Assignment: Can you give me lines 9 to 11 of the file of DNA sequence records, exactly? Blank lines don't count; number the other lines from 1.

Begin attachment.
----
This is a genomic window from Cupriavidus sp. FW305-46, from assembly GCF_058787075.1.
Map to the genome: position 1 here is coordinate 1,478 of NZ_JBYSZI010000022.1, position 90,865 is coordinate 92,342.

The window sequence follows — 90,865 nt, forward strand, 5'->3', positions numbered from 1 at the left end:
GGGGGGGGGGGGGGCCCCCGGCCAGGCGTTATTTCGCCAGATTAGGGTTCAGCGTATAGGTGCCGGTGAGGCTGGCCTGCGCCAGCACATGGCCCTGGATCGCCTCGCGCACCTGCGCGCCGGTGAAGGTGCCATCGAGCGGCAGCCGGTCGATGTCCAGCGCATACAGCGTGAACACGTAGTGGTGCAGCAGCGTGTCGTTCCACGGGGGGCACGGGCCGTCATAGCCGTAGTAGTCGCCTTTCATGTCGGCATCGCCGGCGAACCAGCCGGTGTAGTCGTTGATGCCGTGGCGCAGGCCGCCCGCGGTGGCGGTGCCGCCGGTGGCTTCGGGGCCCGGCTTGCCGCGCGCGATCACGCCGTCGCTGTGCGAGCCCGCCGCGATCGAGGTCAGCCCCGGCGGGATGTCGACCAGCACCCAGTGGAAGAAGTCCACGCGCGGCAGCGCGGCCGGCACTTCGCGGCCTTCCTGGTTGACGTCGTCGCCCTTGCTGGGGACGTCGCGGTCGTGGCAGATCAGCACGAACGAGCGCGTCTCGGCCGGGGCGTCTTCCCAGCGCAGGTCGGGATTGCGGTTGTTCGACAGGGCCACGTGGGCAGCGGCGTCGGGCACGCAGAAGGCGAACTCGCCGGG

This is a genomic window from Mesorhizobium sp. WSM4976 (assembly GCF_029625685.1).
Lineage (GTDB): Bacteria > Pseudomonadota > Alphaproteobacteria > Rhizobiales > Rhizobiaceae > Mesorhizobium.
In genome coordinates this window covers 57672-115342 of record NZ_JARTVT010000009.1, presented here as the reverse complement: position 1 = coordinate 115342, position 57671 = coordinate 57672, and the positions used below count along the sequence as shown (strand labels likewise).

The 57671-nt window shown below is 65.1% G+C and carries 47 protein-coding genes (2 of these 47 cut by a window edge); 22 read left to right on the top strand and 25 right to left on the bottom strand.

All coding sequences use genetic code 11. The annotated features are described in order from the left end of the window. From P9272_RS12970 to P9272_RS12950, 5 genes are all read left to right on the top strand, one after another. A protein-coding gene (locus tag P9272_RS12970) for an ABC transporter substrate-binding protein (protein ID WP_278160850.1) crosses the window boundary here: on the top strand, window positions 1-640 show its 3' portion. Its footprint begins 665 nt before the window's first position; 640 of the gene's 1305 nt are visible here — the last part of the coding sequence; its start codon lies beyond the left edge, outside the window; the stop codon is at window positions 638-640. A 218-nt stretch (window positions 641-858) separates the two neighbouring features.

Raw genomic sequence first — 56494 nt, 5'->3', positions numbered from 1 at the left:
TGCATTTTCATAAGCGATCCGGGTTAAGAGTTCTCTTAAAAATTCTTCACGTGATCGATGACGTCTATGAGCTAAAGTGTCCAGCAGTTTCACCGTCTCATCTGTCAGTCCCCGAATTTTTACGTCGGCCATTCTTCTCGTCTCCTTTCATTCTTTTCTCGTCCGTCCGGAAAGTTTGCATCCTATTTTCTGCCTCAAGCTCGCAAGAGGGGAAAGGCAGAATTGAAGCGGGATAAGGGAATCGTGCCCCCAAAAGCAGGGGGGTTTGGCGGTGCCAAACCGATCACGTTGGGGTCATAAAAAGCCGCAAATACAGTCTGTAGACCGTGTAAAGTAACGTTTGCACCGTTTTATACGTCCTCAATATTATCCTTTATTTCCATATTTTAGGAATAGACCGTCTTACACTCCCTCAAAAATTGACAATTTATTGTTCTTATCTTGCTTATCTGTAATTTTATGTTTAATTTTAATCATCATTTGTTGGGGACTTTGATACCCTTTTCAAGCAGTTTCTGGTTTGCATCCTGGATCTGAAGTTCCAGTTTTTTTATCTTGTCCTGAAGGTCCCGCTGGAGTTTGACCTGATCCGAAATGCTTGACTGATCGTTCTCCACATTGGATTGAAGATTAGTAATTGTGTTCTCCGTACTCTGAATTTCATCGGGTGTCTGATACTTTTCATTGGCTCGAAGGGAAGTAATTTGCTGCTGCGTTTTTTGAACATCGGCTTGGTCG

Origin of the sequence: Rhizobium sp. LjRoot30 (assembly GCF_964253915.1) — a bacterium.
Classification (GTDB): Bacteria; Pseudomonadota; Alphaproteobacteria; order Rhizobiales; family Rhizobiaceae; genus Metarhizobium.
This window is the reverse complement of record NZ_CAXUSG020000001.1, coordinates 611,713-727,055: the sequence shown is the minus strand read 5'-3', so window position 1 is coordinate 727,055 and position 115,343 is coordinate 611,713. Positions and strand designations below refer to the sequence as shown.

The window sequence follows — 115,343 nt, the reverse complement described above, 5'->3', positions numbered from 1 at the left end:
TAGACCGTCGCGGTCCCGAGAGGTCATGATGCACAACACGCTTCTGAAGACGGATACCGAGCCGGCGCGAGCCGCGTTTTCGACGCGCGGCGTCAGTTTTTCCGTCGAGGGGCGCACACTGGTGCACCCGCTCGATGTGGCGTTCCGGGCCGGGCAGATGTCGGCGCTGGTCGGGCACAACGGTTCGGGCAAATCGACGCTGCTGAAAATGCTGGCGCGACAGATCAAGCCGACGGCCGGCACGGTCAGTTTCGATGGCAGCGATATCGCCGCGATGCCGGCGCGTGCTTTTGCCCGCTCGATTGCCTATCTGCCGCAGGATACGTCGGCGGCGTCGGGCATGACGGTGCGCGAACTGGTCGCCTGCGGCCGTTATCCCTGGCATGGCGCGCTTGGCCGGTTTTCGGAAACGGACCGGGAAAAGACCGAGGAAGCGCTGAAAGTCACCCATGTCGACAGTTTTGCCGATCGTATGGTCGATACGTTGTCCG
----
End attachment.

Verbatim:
All coding sequences use genetic code 11. The annotated features are described in order from the left end of the window. From P9272_RS12970 to P9272_RS12950, 5 genes are all read left to right on the top strand, one after another. A protein-coding gene (locus tag P9272_RS12970) for an ABC transporter substrate-binding protein (protein ID WP_278160850.1) crosses the window boundary here: on the top strand, window positions 1-640 show its 3' portion. Its footprint begins 665 nt before the window's first position; 640 of the gene's 1305 nt are visible here — the last part of the coding sequence; its start codon lies beyond the left edge, outside the window; the stop codon is at window positions 638-640. A 218-nt stretch (window positions 641-858) separates the two neighbouring features.

Raw genomic sequence first — 56494 nt, 5'->3', positions numbered from 1 at the left:
TGCATTTTCATAAGCGATCCGGGTTAAGAGTTCTCTTAAAAATTCTTCACGTGATCGATGACGTCTATGAGCTAAAGTGTCCAGCAGTTTCACCGTCTCATCTGTCAGTCCCCGAATTTTTACGTCGGCCATTCTTCTCGTCTCCTTTCATTCTTTTCTCGTCCGTCCGGAAAGTTTGCATCCTATTTTCTGCCTCAAGCTCGCAAGAGGGGAAAGGCAGAATTGAAGCGGGATAAGGGAATCGTGCCCCCAAAAGCAGGGGGGTTTGGCGGTGCCAAACCGATCACGTTGGGGTCATAAAAAGCCGCAAATACAGTCTGTAGACCGTGTAAAGTAACGTTTGCACCGTTTTATACGTCCTCAATATTATCCTTTATTTCCATATTTTAGGAATAGACCGTCTTACACTCCCTCAAAAATTGACAATTTATTGTTCTTATCTTGCTTATCTGTAATTTTATGTTTAATTTTAATCATCATTTGTTGGGGACTTTGATACCCTTTTCAAGCAGTTTCTGGTTTGCATCCTGGATCTGAAGTTCCAGTTTTTTTATCTTGTCCTGAAGGTCCCGCTGGAGTTTGACCTGATCCGAAATGCTTGACTGATCGTTCTCCACATTGGATTGAAGATTAGTAATTGTGTTCTCCGTACTCTGAATTTCATCGGGTGTCTGATACTTTTCATTGGCTCGAAGGGAAGTAATTTGCTGCTGCGTTTTTTGAACATCGGCTTGGTCG